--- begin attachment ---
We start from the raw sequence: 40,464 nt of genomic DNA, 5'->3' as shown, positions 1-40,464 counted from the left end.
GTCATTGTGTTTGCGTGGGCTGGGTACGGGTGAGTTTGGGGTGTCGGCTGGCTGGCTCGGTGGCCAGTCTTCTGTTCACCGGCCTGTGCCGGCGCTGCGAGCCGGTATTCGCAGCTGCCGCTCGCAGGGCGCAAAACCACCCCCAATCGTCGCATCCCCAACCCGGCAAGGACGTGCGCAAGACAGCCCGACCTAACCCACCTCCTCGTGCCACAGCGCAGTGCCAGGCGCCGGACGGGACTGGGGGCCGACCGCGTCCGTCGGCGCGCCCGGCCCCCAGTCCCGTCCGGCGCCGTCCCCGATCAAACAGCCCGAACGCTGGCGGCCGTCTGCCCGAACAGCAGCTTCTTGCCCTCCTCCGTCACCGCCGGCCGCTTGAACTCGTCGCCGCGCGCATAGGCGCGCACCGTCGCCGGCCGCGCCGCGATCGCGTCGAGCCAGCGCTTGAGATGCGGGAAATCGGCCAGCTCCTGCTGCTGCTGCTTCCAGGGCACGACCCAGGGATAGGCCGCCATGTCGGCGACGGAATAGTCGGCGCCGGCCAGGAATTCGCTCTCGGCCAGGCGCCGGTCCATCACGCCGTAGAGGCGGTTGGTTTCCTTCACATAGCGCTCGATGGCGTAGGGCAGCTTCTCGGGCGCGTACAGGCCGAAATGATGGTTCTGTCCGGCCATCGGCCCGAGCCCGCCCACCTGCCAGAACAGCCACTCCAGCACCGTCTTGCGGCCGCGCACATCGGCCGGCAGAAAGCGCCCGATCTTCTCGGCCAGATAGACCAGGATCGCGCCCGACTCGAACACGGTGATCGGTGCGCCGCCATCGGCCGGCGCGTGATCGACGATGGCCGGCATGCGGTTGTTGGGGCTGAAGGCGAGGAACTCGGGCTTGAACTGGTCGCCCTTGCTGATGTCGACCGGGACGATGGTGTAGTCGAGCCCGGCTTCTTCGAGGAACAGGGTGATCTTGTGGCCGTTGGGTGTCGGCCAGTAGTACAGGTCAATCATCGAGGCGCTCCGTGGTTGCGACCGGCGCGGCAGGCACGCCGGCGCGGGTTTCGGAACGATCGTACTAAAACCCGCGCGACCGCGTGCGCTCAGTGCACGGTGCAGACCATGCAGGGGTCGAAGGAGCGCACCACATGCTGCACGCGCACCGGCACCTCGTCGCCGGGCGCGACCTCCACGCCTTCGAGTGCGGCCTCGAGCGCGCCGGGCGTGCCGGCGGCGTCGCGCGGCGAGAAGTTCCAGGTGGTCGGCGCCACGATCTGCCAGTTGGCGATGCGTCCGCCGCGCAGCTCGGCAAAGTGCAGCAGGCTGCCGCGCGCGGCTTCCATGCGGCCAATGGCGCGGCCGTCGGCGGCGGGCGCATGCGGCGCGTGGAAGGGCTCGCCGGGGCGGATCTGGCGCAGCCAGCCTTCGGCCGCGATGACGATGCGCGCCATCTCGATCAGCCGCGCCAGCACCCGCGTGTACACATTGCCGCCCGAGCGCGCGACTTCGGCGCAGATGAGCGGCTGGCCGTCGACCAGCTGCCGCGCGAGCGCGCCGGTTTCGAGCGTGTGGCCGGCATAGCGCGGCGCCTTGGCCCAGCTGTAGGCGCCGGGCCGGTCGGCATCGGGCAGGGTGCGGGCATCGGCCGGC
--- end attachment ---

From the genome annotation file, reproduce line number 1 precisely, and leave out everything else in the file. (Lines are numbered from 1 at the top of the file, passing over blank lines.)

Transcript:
We start from the raw sequence: 40,464 nt of genomic DNA, 5'->3' as shown, positions 1-40,464 counted from the left end.